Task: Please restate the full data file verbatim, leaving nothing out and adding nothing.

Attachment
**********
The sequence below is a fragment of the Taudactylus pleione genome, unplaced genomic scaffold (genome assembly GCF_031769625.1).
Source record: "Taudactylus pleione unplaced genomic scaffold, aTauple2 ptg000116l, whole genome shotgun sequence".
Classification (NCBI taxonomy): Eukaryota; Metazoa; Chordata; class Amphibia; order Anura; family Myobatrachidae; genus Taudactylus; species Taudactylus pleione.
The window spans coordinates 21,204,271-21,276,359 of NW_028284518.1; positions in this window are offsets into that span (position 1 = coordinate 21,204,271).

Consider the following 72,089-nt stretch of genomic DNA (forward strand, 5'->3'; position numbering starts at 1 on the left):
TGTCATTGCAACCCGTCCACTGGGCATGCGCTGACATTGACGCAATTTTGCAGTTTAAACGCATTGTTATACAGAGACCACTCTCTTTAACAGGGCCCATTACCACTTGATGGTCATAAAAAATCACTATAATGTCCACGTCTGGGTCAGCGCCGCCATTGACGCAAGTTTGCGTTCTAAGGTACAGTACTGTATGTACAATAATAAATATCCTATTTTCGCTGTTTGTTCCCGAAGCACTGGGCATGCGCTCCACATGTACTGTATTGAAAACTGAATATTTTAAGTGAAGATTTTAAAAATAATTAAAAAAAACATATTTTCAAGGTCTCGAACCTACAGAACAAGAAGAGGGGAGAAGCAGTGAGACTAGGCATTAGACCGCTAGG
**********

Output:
The sequence below is a fragment of the Taudactylus pleione genome, unplaced genomic scaffold (genome assembly GCF_031769625.1).
Source record: "Taudactylus pleione unplaced genomic scaffold, aTauple2 ptg000116l, whole genome shotgun sequence".
Classification (NCBI taxonomy): Eukaryota; Metazoa; Chordata; class Amphibia; order Anura; family Myobatrachidae; genus Taudactylus; species Taudactylus pleione.
The window spans coordinates 21,204,271-21,276,359 of NW_028284518.1; positions in this window are offsets into that span (position 1 = coordinate 21,204,271).

Consider the following 72,089-nt stretch of genomic DNA (forward strand, 5'->3'; position numbering starts at 1 on the left):
TGTCATTGCAACCCGTCCACTGGGCATGCGCTGACATTGACGCAATTTTGCAGTTTAAACGCATTGTTATACAGAGACCACTCTCTTTAACAGGGCCCATTACCACTTGATGGTCATAAAAAATCACTATAATGTCCACGTCTGGGTCAGCGCCGCCATTGACGCAAGTTTGCGTTCTAAGGTACAGTACTGTATGTACAATAATAAATATCCTATTTTCGCTGTTTGTTCCCGAAGCACTGGGCATGCGCTCCACATGTACTGTATTGAAAACTGAATATTTTAAGTGAAGATTTTAAAAATAATTAAAAAAAACATATTTTCAAGGTCTCGAACCTACAGAACAAGAAGAGGGGAGAAGCAGTGAGACTAGGCATTAGACCGCTAGG